What Is an INFJ Personality Type?
Each of the four letters of the INFJ code signifies a key personality trait of this type. The letters INFJ stand for the following dimensions of personality, based on the work of psychologist C.G. Jung:
- Introverted: INFJs are energized by time alone
- iNtuitive: INFJs focus on ideas and concepts rather than facts and details
- Feeling: INFJs make decisions based on feelings and values
- Judging: INFJs prefer to be planned and organized rather than spontaneous and flexible
The INFJ personality type is also called the "Counselor" because of their tendency to be idealistic, compassionate, and sensitive. Other nicknames for the INFJ include:
- The Insightful Visionary (MBTI)
- The Advocate (16Personalities)
INFJ in a Nutshell
INFJs are thoughtful nurturers with a strong sense of personal integrity and a drive to help others realize their potential. Creative and dedicated, they have a talent for helping others with original solutions to their personal challenges.
The Counselor has a unique ability to intuit others' emotions and motivations, and will often know how someone else is feeling before that person knows it himself. They trust their insights about others and have strong faith in their ability to read people. Although they are sensitive, they are also reserved; the INFJ is a private sort, and is selective about sharing intimate thoughts and feelings.
INFJs search for meaning and purpose in their lives and in the outer world. They tend to have an immense interest in deeply understanding culture, society, and the universe as a whole. INFJs naturally see how every thought or action could potentially have important consequences, either positive or negative. This reflective and curious worldview gives INFJs a unique perspective and thoughtful approach to how they interact with others and the world around them.
Ultimately, INFJs seek to turn their abstract and intellectual musings into concrete actions that can be applied and make a transformative impact on others. Although it is common for INFJs to get stuck in their heads and struggle with taking action, when they are at their best, their actions are aligned with their authentic values.
INFJ Values and Motivations
INFJs are guided by a deeply considered set of personal values. They are intensely idealistic, and can clearly imagine a happier and more perfect future. They can become discouraged by the harsh realities of the present, but they are typically motivated and persistent in taking positive action nonetheless. The INFJ feels an intrinsic drive to do what they can to make the world a better place.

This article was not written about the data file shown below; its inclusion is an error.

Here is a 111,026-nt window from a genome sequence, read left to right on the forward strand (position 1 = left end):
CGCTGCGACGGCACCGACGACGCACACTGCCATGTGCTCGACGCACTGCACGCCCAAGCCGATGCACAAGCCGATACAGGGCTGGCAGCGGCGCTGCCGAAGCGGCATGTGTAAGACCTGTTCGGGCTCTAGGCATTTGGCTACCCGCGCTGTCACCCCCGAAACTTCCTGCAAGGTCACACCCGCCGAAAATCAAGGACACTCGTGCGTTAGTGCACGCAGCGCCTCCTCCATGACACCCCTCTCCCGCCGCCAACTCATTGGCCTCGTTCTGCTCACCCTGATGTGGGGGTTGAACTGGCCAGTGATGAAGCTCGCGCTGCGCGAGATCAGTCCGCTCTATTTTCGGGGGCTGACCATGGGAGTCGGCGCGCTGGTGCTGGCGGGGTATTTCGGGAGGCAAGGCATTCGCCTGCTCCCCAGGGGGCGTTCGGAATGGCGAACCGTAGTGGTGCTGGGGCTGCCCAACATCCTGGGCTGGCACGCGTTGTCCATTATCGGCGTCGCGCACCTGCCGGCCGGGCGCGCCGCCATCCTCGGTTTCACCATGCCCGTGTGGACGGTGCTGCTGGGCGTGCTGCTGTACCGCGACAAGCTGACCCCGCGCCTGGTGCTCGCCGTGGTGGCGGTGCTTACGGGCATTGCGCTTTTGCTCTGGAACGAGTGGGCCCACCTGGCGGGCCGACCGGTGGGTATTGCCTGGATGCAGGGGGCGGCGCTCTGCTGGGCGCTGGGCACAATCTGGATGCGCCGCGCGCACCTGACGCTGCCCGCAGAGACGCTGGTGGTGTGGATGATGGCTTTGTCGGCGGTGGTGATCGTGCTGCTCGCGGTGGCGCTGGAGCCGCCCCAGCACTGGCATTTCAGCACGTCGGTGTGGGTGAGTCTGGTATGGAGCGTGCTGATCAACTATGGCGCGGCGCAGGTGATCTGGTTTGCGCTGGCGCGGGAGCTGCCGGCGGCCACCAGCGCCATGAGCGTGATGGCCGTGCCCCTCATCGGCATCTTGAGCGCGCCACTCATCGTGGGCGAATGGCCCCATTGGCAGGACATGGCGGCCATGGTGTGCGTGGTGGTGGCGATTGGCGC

INFJs want a meaningful life and deep connections with other people. They do not tend to share themselves freely but appreciate emotional intimacy with a select, committed few. Although their rich inner life can sometimes make them seem mysterious or private to others, they profoundly value authentic connections with people they trust.
As quintessential idealists, INFJs have many ideas about how to improve society and make the world a better place. INFJs believe a better world can only be attained if we concentrate on doing what is right, regardless of short-term consequences. However, harmonious relationships are also extremely important to the INFJ. They are skilled mediators who look for the root sources of conflict to find common ground with others. Because of this, they tend to prefer a diplomatic communication style and are careful to not unnecessarily ruffle feathers.
INFJs have a profound respect for human potential and a deep interest in understanding the mind. Because of this, they are motivated to pursue authentic self-development and strive to live up to their true potential, while encouraging and guiding others to do the same. According to idealistic INFJs, if we believe in our ability to accomplish the extraordinary, the extraordinary will instantly become a possibility — “dream it and you can achieve it,” as the saying goes. However, because of their integrity and empathy for others, it is uncommon for INFJs to cut corners or hurt others to achieve their desired future state.